Friday, February 25, 2005

Do you remember that Iranian guy behind the counter of that shop.....

Got a call today from Norman Jay today which is always cool. I first met Norman back in February 1993 when we bought him and Gilles Peterson in to NZ to play at the Box. Norman did a couple of radio shows with me on bFm back then, introducing me to a number of soon-to-be-classic records that I will always associate with him (I associate a lot of records with certain people…for example Shay Jones’ “Are you Gonna Be There” is forever linked with Manuel Bundy, and I clearly remember the way he always used to touch it with such obvious reverence), we did a few days record and trainer shopping and generally hung out. He played a set at the Box to less than 100 ecstatic punters (although the number of people who now claim they were there could now fill Mt Smart..ha! you wish….)…I mean…this is the man who actually coined the phrase “rare groove” in the eighties…betcha didn’t know that. Sadly, I can lay claim to having coined the phrase “Future Jazz” for the tag line of the second New Groove comp back in 95 and, despite the fact it’s a totally naff tag (but by the time we did New Groove 2 “Acid Jazz” was even naffer), I’ve gotten some sort of perverse satisfaction from seeing how Mark de Clive Lowe took it to the UK and its been disseminated outwards from there (its even listed as a genre on Discogs fer fux sake)…but it ain’t in the same league, or even planetary system as “Rare Groove”…that’s an establishment phrase for the ages…

I’ve seen Norman on and off over the years and I’ve got some killer footage filmed on the stage at Auckland Domain on February 6, 2003. I just like him as a person, I love his soul, his passion and the obvious love he has for his music. And for the fact that his passion has given us so much.

Today we met at Conch and went for a bit of a drive. Back in 93 we took a ferry ride to Devonport but the weather sucked and we had coffee and came back. This year I drove and we went up North Head, which truly (and I’ve been to a fair assortment of fuckme places) is one of the most magical (and spooked..with all those unexplored tunnels….seriously, what on earth were our colonial leaders thinking when they predicted a bloody Russian invasion looming in 1888..keeping the population tamed by fear obviously predates the Dept of Homeland Security by some years) bits of dirt on the planet and Norman was justifiably gobbsmacked, wandering around with his camera in hand. We then drove through traffic to Albany, across the Greenhithe Bridge and around the Northwest for a fair while. We talked about record shops (like the legendary Bluebird off Edgware Road where I used to buy far too many US funk cutouts complete with gatefold covers and those big thick slab pressings…I found out that Norman was responsible for bringing many of those in from the US…never knew that till today), long lost record labels, the art of djing, the people he’d met over the years (one degree of separation today from Larry Levan), the righteous and deserving death of the superclub and the numbers of formerly “name” djs who are now scraping by with bar jobs, a few mutual friends, about knowing and enjoying your past but not being self-righteous about it, and exotic djing locations.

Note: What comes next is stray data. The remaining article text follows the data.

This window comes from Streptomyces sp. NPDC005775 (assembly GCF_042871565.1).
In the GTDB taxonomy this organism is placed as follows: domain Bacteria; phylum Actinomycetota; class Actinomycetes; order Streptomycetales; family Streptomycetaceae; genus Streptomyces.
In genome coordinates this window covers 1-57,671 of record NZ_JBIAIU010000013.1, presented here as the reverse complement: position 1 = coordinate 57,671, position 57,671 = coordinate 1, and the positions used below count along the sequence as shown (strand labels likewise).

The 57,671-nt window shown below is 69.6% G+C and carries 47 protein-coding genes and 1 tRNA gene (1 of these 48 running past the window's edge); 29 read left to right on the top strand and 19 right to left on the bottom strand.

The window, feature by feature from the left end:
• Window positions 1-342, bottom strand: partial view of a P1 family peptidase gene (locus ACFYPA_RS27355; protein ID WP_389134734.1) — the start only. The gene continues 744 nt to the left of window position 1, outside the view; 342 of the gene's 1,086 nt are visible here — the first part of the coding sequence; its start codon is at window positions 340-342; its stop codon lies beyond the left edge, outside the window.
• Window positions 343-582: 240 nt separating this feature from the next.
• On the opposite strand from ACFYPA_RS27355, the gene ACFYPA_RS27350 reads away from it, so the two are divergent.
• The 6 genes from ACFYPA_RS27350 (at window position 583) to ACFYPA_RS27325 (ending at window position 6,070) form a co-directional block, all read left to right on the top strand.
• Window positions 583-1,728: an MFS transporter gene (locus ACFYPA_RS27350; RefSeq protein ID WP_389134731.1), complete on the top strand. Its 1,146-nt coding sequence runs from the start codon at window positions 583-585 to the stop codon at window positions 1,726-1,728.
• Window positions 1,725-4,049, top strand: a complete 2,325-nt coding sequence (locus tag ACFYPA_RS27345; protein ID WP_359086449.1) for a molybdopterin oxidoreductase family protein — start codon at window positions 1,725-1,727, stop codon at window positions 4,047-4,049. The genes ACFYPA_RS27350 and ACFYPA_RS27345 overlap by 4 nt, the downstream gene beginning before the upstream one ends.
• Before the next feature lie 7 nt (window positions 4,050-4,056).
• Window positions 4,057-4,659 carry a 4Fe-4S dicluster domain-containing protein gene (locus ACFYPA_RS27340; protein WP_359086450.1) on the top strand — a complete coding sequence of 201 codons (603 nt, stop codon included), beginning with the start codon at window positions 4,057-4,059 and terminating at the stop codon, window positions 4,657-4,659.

But mostly we talked about and listened to music. Old Philly records from Lou Rawls, Eddie Kendricks and a whole host of others and lots and lots of Atlantic acts from the seventies, mainly because we listened to this twice, about Betty Swann, Ben E King, pirate radio, Major Harris, Skipworth & Turner, Kenny Gonzalez, the magic of hearing early Chicago jacking house and Detroit techno for the first time and how you never loose that passion for it once it hits you (I guess the thing about music is the ongoing need to strive to get that hit again). And how important house and hip hop and soul and funk and reggae, electronic rhythms and indeed rock’n’roll are to us personally and, I suppose how lucky we’ve been to craft some sort of career out of the stuff. Just stuff, y’know.

And it really hit me how much I enjoy being in the company of people who feel as I do, and, fuck it all, how totally privileged I am to be in the company of someone like Norman Jay MBE discussing these things.

Oh, and post of the day goes to Peter Mac for:

headline reads: "Tsunami suffering may inspire Sting song" headline SHOULD read: "Tsunami suffering continues - Sting writing song about Asian disaster"

5 comments:

thewalker said...

man i was SPANNERED at that gig, giles peterson cracked my head open with music i had never heard in a club (i did know what to expect, but it was better yet). angry bob on support, the elite/promoters complaining that he did not mix records together....I still have the flyer in a box somewhere, must did out those photo's....

thewalker said...

dig out those photos, and THEN dig them,

sheesh

Smacked Face said...

Yeah it's funny to hear people round these parts dissing Mr Jay for being cheesy or whatever... but the times I've spent jam-packed up against some stranger's smelly armpit at Notting Hill Carnival have been some of the best times of my life. Good Times, you might say... And Good Times 3 never leaves my record bag. :)

Richard said...

Con the fruiterer?

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